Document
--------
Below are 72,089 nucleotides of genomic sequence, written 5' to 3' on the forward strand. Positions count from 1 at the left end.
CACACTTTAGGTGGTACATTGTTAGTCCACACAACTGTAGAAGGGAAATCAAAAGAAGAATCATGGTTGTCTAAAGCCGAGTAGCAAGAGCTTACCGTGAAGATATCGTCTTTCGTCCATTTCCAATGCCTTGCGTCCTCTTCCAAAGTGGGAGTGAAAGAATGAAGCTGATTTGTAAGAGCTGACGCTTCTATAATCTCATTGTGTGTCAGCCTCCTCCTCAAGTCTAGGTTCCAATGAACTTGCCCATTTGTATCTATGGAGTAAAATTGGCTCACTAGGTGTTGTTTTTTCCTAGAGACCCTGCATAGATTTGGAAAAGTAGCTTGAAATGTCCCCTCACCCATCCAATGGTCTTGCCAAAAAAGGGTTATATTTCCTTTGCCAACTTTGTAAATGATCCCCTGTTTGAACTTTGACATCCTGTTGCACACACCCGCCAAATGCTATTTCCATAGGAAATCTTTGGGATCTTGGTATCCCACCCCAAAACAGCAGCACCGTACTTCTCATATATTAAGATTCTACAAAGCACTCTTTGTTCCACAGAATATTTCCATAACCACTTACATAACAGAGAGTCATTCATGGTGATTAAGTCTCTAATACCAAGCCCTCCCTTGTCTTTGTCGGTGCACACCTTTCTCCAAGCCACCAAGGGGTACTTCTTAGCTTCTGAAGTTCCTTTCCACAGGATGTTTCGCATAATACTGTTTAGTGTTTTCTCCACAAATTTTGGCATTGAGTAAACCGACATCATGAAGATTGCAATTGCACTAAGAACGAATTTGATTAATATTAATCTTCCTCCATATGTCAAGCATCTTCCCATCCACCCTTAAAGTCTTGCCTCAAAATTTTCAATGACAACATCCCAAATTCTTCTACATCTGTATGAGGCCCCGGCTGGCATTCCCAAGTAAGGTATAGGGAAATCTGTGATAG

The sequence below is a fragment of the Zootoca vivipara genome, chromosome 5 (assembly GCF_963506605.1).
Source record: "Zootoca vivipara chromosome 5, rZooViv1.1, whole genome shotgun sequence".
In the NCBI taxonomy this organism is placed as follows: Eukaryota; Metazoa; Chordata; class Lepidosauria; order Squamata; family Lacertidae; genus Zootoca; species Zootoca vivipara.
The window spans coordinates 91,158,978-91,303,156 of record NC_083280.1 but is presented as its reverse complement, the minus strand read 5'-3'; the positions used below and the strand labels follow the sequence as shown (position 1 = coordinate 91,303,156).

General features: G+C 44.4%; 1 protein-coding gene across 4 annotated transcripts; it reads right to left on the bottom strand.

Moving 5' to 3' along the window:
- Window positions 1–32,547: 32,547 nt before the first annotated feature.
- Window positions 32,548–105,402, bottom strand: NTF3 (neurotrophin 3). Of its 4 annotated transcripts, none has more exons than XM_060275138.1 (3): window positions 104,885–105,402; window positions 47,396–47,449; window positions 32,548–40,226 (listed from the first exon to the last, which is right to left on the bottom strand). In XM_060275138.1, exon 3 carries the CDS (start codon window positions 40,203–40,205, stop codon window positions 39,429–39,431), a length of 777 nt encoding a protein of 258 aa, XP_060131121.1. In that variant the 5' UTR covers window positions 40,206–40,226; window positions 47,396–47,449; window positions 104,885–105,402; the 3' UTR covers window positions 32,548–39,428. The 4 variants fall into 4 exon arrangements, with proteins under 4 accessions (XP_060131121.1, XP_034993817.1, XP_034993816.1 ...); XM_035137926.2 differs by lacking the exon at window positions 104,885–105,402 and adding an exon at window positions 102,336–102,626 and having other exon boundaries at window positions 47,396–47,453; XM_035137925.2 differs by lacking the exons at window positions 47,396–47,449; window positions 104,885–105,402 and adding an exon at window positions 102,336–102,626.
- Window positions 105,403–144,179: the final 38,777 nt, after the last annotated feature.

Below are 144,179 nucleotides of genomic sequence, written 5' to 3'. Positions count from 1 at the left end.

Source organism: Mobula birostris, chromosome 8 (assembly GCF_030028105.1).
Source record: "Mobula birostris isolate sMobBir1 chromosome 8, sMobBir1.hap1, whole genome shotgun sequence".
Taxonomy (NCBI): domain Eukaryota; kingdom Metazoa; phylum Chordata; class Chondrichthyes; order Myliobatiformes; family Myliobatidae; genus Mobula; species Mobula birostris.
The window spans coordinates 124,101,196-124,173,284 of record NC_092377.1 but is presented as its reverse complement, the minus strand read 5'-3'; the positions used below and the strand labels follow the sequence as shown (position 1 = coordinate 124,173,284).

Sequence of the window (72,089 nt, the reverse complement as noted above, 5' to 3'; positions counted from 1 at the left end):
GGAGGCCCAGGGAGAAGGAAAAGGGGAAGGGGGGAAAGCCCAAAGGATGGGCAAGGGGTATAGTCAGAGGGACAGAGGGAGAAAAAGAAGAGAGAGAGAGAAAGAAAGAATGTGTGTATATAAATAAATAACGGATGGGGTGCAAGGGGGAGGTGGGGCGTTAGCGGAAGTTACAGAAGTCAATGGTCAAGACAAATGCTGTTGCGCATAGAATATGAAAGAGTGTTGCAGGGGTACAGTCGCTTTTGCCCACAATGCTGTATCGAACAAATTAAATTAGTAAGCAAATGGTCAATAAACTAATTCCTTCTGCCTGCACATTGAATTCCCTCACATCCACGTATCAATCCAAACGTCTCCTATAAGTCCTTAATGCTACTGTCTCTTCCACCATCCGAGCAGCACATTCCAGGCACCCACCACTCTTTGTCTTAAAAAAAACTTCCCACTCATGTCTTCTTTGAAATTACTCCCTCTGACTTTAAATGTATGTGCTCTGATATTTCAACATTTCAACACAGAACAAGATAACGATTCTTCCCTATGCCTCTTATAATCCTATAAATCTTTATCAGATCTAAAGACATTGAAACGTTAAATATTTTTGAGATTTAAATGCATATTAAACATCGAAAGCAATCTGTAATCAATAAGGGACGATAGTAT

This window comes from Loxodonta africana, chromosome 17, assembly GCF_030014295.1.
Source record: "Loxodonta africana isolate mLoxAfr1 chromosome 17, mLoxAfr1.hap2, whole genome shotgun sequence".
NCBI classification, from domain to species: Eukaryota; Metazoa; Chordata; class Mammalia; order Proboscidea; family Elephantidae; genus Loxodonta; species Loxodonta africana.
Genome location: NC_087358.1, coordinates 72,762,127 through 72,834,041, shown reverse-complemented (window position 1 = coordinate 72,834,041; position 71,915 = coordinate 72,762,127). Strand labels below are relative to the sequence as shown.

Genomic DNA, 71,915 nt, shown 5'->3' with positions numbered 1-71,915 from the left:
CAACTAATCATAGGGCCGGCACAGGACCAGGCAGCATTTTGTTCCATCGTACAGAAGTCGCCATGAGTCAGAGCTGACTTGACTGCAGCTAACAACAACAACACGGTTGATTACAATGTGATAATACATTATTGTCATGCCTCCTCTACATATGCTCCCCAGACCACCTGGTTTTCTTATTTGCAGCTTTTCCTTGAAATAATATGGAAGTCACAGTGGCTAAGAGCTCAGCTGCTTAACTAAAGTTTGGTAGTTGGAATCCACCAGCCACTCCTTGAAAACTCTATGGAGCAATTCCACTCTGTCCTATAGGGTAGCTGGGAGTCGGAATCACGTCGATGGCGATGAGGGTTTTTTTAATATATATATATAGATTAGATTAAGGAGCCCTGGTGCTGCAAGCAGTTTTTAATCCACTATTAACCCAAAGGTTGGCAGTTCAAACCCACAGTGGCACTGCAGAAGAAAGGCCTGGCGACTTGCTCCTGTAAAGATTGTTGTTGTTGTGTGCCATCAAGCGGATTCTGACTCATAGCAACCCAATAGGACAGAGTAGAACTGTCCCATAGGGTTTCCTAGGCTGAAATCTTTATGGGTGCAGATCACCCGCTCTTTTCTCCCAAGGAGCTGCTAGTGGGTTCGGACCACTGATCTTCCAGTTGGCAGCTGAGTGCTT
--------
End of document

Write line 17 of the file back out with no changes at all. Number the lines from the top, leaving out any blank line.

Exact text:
Sequence of the window (72,089 nt, the reverse complement as noted above, 5' to 3'; positions counted from 1 at the left end):